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  1. Terrapinzflyer
    LA PAZ — Steeped, chewed, or set alight in a ritual: the coca leaf has been used for millennia in the Andes for medicinal and sacred purposes. The rest of the world, however, sees it as the source plant for the illegal narcotic cocaine.

    Bolivia has petitioned the United Nations Economic and Social Council to modify a provision of the 1961 UN Single Convention on Narcotic Drugs, which considers the coca leaf a narcotic and calls on countries to eradicate coca leaf chewing.

    The request was filed nearly 18 months ago and will be approved unless another countries lodge an objection to the request before January 30, 2011.

    Bolivia's defense of the coca leaf is so serious that Foreign Minister David Choquehuanca is currently visiting five European countries in an attempt to convince them to refrain from presenting any objections.

    Washington has said it will object, but Bolivia on Tuesday got help from Spanish Foreign Minister Trinidad Jimenez, who offered to act as a mediator at the United Nations "to try to help to find an agreement," a Spanish foreign ministry spokesman said.

    President Evo Morales, who also heads a regional coca growers union, is a fervent advocate of the multiple uses of the coca plant.

    To emphasize his point, Morales even chewed coca leaves in 2009 at a United Nations meeting. "If it's a drug, stop me," he challenged them.

    Since 2009 Bolivia's constitution describes coca as a "cultural heritage, a renewable natural resource" and a key biodiversity element that helps maintain "Bolivian social cohesion."

    The coca leaf (Erythroxylum coca) is part of everyday life for people in the Andean region. An estimated seven million people in a region stretching from southern Colombia through Ecuador, Peru, Bolivia, northern Chile and Argentina chew coca leaves, as did their ancestors going back many generations.

    Known for its stimulating and blood oxygenation properties, the little green leaf is loaded with vitamins and 14 alkaloids.

    Chewed coca releases a mild narcotic which serves to combat altitude sickness, hunger and fatigue.

    Luis Cutipa, head of the government office that industrializes coca leaves in Bolivia, says that the United Nations should acknowledge that chewing coca leaves is not a crime, and that the practice has been around for thousands of years.

    Coca leaf use has been traced as far back as the Lake Titicaca-based Tiwanaku empire some 4,000 years ago.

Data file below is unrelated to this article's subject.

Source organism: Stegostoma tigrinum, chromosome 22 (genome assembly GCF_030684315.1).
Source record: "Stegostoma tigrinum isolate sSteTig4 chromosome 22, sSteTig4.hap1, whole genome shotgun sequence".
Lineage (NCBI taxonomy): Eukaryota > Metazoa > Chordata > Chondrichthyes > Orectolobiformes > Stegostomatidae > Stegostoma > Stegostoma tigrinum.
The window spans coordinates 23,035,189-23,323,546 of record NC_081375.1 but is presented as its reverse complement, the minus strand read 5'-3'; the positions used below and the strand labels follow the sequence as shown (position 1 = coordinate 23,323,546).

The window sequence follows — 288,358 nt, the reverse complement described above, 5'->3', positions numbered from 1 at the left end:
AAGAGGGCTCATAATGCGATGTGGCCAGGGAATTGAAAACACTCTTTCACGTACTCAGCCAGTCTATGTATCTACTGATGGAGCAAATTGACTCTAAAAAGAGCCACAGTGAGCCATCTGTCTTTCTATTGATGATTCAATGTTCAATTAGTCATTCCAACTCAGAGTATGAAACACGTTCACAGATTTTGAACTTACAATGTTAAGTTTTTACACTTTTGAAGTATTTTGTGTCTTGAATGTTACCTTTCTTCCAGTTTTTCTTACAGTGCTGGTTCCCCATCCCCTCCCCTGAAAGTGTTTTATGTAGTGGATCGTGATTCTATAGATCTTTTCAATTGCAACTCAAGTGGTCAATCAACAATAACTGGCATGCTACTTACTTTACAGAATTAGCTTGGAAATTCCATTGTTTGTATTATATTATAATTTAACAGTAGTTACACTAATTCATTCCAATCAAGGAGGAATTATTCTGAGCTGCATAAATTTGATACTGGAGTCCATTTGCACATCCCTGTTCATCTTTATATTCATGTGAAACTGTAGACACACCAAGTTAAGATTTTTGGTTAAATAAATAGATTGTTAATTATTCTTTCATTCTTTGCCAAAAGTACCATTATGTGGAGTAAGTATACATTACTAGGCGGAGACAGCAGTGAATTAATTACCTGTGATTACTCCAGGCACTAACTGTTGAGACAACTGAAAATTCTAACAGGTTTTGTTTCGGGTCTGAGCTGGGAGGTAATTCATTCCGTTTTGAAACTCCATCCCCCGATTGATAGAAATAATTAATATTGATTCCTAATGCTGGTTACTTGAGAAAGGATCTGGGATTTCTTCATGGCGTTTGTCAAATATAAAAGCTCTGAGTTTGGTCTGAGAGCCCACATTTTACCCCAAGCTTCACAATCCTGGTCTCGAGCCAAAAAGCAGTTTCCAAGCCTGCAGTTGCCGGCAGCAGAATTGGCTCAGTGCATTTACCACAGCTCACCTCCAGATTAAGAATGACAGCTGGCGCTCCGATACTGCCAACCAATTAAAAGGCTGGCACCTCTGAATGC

"The coca leaf is an important part of the original indigenous cultures," said Aymara anthropologist Esteban Ticona.

    "The coca leaf contains more vitamin A than any fruit, and two times more calcium than milk!" added Jorge Hurtado, a coca expert and a La Paz-based doctor.

    However coca is also the source material of cocaine, which is obtained through a process that involves treating vast amounts of leaves with chemicals.

    "Coca yes, cocaine no!" runs a government slogan, showing that Morales wants to commercialize the plant and crack down on the illegal drug trade at the same time.

    Bolivia, the world's third largest producer after Colombia and Peru, devoted some 30,500 hectares (75,370 acres) to the crop in 2008 -- far beyond the 12,000 hectares the state set aside for "legal" coca use and an increase of six percent over the previous year, according to the UN Office on Drugs and Crime.

    Coca is currently being used as an ingredient in Bolivian soft drinks, tea, flour, toothpaste and liquor.

    On Tuesday Bolivia launched a soft drink made from the plant called "Coca Brynco," with the intention of rivaling rival its more famous US cousin Coca Cola.

    The drink already has another coca-based local competitor -- Coca Colla, introduced in 2010.

    The Coca-Cola Company will have little ground to complain about copyright infringement when it comes to the name, as Colla refers to the native inhabitants of the Aymara region of the country.

    By Jose Arturo Cardenas (AFP)
    January 20, 2011



  1. Alfa
    Some pics of Coca Colla and Coca Brinco for your pleasure:

    [​IMG] [​IMG]

    Hopefully these will be available all around the world in the future.
  2. torachi
    U.S. Rejects Indigenous Rights in Favor of Failed War on Drugs

    Last week the United States formally objected to Bolivia’s request to the United Nations to allow the ancestral practice of coca leaf chewing. In doing so, it revealed the corruption, hypocrisy and futility of the global war on drugs, which it clearly values over the rights of indigenous peoples.

    Bolivia’s proposal is modest. It would strike two clauses from the 1961 U.N. Single Convention on Narcotics Drugs, which require that coca chewing “be abolished within twenty-five years" after taking effect. The existing system of cocaine prohibition would remain.